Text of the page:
Breast Cancer: Clinical Diagnosis and Personalized Therapy

A special issue of Journal of Clinical Medicine (ISSN 2077-0383). This special issue belongs to the section "Oncology".

Deadline for manuscript submissions: 29 September 2024 | Viewed by 1155

Special Issue Editor


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Guest Editor
Radiation Oncology, Campus Bio-Medico University, 00128 Rome, Italy
Interests: breast cancer; lung cancer; radiotherapy; advanced technology; radiation induced toxicity; concomitant treatments

Special Issue Information

Dear Collegues,

Breast cancer treatment has significantly changed and expanded in the last few decades, mainly due to the increased understanding of the molecular factors contributing to breast cancer pathogenesis and heterogeneity. Although overall survival has improved due to advanced diagnostic modalities as well as the introduction of tailored treatements directed at specific patient populations, there is still room for improvement.

This Special Issue addresses the topic of precision medicine and novel research in the field of diagnosis, predictive biomarkers, loco-regional treatment (radiation and surgery), and systemic treatments.

Dr. Edy Ippolito
Guest Editor

Manuscript Submission Information

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Keywords

  • breast cancer
  • imaging biomarkers
  • molecular biomarkers
  • precision medicine
  • loco-regional treatment
  • breast surgery
  • breast radiotherapy

Published Papers (2 papers)

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23 pages, 5602 KiB  
Article
Traditional Clinicopathological Biomarkers Still Determine Disease-Free and Overall Survival in Invasive Breast Cancer Patients: A Pilot Study
by Katarzyna Wrzeszcz, Katarzyna Kwiatkowska, Piotr Rhone, Dorota Formanowicz, Stefan Kruszewski and Barbara Ruszkowska-Ciastek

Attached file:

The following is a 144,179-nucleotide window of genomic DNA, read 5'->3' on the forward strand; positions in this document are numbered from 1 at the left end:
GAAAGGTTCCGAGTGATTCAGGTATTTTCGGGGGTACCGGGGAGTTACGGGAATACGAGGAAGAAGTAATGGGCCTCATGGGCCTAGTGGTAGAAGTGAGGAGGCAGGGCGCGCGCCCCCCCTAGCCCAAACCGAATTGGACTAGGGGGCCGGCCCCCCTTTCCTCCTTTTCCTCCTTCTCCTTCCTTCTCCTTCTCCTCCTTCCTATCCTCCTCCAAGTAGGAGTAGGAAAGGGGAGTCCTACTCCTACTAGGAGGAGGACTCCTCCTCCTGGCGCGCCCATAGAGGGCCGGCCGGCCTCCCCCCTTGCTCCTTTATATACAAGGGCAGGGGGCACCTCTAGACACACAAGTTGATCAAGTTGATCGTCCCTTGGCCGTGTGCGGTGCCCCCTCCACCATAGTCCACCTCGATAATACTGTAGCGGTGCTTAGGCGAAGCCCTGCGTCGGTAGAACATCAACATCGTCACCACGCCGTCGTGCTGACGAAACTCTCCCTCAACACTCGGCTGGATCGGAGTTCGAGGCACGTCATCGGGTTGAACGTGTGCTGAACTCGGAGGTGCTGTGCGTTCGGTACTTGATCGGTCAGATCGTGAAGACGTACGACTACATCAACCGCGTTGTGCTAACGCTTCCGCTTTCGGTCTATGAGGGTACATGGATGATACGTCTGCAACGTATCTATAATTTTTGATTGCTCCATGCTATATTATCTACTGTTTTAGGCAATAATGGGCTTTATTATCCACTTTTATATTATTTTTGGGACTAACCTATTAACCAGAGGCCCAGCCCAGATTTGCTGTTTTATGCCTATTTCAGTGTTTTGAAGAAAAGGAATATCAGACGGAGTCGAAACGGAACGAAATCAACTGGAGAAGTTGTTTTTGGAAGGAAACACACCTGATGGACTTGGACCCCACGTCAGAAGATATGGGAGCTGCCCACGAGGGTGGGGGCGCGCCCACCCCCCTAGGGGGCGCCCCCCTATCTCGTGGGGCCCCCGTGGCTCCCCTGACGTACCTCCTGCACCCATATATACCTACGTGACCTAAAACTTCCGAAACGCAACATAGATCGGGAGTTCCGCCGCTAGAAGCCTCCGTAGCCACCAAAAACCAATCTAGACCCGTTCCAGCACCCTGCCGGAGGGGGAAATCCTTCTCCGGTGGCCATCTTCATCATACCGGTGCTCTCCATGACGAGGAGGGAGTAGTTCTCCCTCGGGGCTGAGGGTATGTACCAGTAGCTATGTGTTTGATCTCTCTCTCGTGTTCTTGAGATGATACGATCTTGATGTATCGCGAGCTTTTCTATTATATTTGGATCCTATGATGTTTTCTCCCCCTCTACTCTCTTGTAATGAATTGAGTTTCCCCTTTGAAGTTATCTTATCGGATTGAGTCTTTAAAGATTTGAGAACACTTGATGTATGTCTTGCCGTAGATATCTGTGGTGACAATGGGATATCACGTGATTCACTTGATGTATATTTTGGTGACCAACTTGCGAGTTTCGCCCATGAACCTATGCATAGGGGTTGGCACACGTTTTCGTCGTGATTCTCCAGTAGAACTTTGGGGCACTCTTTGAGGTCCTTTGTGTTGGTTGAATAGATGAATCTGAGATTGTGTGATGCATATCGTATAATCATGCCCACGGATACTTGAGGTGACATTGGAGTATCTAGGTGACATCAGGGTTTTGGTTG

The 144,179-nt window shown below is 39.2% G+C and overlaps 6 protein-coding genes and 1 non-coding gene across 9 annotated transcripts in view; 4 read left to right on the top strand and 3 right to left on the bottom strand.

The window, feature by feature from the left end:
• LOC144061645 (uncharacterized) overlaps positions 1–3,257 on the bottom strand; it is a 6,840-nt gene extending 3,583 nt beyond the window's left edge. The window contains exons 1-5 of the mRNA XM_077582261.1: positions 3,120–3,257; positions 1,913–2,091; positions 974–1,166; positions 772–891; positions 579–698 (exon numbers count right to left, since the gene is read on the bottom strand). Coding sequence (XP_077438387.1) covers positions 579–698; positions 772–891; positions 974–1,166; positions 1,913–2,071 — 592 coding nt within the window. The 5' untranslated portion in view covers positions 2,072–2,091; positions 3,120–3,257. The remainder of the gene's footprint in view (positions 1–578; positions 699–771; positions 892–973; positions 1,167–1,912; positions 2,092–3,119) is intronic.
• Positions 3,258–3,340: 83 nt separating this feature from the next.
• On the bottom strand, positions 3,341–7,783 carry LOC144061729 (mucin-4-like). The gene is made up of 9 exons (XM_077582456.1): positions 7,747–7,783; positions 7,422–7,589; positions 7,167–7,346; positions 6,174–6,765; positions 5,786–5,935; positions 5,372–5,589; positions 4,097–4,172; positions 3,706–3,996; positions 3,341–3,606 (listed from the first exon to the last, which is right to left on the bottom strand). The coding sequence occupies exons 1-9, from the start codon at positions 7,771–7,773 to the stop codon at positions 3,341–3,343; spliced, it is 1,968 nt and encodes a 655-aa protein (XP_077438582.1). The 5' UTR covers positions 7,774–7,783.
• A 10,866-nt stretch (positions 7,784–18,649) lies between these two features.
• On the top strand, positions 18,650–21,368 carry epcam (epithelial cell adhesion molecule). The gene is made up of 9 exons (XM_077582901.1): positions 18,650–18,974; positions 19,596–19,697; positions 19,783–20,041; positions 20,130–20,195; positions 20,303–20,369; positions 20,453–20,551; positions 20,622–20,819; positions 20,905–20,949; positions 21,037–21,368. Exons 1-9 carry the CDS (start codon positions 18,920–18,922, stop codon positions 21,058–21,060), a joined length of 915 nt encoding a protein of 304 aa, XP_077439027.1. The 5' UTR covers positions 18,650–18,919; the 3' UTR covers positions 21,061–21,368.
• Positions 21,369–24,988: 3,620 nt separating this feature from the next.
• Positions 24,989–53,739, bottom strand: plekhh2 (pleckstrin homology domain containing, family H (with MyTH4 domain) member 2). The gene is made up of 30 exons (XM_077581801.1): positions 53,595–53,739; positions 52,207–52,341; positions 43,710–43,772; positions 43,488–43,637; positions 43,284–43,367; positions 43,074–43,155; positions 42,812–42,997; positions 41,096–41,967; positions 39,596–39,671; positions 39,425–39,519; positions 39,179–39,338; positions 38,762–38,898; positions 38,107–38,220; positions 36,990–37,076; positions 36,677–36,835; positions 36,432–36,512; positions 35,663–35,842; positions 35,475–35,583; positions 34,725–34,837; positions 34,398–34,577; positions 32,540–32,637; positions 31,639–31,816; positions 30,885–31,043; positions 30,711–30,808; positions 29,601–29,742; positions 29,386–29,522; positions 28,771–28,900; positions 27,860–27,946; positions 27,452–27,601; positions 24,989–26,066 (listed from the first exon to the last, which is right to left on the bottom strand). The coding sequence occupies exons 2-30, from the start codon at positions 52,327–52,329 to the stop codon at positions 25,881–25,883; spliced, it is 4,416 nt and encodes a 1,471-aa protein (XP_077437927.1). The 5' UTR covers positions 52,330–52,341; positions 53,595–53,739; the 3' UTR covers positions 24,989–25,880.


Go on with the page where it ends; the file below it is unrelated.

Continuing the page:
J. Clin. Med. 2024, 13(7), 2021; https://doi.org/10.3390/jcm13072021 - 30 Mar 2024
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Abstract
Background: Molecular classification, tumor diameter, Ki67 expression, and brachytherapy administration still act as the most potent potential predictors of breast cancer recurrence and overall survival. Methods: Over the period of 23 months, we included in the study 92 invasive breast cancer (IBrC) patients [...] Read more.
Background: Molecular classification, tumor diameter, Ki67 expression, and brachytherapy administration still act as the most potent potential predictors of breast cancer recurrence and overall survival. Methods: Over the period of 23 months, we included in the study 92 invasive breast cancer (IBrC) patients initially diagnosed at the Clinical Ward of Breast Cancer and Reconstructive Surgery, Oncology Center in Bydgoszcz, Poland. The probability of disease-free survival (DFS) and overall survival (OS) in relation to potential prognostic factors for the patients were determined using a Kaplan–Meier analysis, and univariate and multivariate Cox regression analyses evaluated the predictive factors of IBrC patients. The investigation of the potential prognostic model’s accuracy was analyzed using the ROC curve. Results: Patients with tumor size < 2 cm, Ki67 expression < 20%, luminal-A molecular subtype, and extra-dose brachytherapy boost administration displayed the most favorable prognosis according to breast cancer disease-free survival and overall survival. The estimated 5 year probability of DFS and OS rates in women with tumor diameter < 2 cm were 89% and 90%, respectively. In tumor diameter > 2 cm, the estimated 5 year probability of DFS was 73% and OS was 76%. Interestingly, the tumor diameter of 1.6 cm with a specificity of 60.5% and a sensitivity of 75% occurred as the best threshold point to differentiate patients with cancer recurrence from those without cancer progression. Conclusions: Our study provides essential information on the clinicopathological profile and future outcomes of early stage IBrC patients. Furthermore, the tumor diameter cut-off value of 1.6 cm discriminating between disease recurrence and those without disease progression patients represents an innovative direction for further research. Full article